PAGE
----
Making buildings beautiful
The Minister recently addressed a KPMG conference during which he underscored the importance of developers not only focusing on the construction phase but also considering the lasting impact of their developments on the surroundings. He expressed the Government’s commitment to collaborating with the Planning Authority to formulate policies with a vision, aiming to enhance the aesthetic quality of developments.
We asked for his view on the fact that development in the past decade seems to have forgotten this important aspect: being beautiful. Gone are the days when buildings were equated to poetry etched in stone. He stated that, over the past decade, our country has witnessed an economic development of an unprecedented nature, characterised by a substantial increase in the size of the economy, elevated consumption levels, and a growing demand for property. The surge in economic activity has given rise to an increased demand for new construction projects to accommodate the evolving landscape of our nation. “There are examples of developments that are commendable and appropriate. Other developments, however, could have been better executed,” Minister Zrinzo Azzopardi said. “It is not merely a matter of permits that were issued and approved. I believe that those who proposed these developments should have put in more effort in enhancing them.” He remarked that one of the advantages of being an architect is being able to leave a legacy.
“If they design a beautiful building, it will live on. Similarly, if an architect designs something less aesthetically pleasing, it remains. This is an aspect that the Government is currently re-evaluating,” said the Minister. He emphasised the value of streetscaping, which involves not only evaluating a development in isolation but also considering the context in which it is situated, and the visual aspects related to it.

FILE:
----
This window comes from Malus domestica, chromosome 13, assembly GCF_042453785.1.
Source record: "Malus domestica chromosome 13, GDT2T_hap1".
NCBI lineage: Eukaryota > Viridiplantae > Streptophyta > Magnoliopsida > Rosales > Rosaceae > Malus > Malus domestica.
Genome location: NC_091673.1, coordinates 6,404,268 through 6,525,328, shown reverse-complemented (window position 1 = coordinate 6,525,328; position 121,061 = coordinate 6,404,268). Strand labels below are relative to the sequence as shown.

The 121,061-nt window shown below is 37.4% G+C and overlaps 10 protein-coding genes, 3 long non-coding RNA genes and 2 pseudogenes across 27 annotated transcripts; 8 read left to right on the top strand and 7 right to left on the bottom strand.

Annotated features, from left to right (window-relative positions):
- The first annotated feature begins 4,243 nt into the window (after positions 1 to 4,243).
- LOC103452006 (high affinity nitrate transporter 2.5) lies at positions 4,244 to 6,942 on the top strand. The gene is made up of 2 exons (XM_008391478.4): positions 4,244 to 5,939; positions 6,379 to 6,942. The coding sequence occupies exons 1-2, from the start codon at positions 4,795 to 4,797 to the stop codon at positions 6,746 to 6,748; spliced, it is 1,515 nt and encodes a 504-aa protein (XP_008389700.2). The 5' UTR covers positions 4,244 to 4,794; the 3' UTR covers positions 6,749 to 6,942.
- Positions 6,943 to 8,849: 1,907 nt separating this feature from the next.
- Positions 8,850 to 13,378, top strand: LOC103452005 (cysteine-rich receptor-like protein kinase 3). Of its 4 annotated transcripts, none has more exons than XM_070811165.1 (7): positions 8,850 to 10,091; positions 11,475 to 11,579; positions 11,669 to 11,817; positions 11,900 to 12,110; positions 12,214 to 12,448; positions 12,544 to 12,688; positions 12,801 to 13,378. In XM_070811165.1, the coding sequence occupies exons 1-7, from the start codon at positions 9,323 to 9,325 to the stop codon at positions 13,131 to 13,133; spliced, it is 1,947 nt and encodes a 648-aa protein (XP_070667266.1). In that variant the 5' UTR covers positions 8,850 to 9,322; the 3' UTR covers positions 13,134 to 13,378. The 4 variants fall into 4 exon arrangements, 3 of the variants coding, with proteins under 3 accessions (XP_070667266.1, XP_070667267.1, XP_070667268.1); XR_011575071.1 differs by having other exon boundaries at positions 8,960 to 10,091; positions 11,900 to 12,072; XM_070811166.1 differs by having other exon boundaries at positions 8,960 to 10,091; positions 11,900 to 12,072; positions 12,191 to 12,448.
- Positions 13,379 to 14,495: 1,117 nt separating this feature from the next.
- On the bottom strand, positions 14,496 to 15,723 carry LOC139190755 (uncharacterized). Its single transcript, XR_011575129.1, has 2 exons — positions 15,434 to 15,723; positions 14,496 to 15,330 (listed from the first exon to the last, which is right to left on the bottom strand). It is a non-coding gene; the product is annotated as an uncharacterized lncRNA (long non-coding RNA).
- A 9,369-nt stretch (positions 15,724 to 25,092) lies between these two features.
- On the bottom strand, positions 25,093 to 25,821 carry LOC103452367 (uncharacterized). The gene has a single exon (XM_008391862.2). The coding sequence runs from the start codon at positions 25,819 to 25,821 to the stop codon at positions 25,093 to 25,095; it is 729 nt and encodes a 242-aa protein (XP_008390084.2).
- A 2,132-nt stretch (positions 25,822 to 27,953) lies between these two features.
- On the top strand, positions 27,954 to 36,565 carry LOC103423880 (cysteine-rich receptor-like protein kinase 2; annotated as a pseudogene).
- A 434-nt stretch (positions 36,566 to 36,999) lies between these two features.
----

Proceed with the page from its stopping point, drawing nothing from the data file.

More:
The Minister warned against general statements dismissing all new construction as ugly and added that the government has introduced several proposals, including fiscal incentives for those investing in properties in the Urban Conservation Areas (UCA). “Whilst we have seen instances where architecture could have been improved, significant funds have been invested to restore architectural heritage. As a result, previously unused houses are now being revitalised,” said the Minister. He referred to the grant on the restoration and finishing of privately owned residential properties, and said it is time to introduce additional schemes and revise the application methodology.
“The commitment to implement more stringent policies in favour of improved aesthetics is already in progress. Next year, we aim to witness a radical transformation, implementing policies that prioritise aesthetics and will result in a superior buildings,” said the Minister.
The need for more demanding customers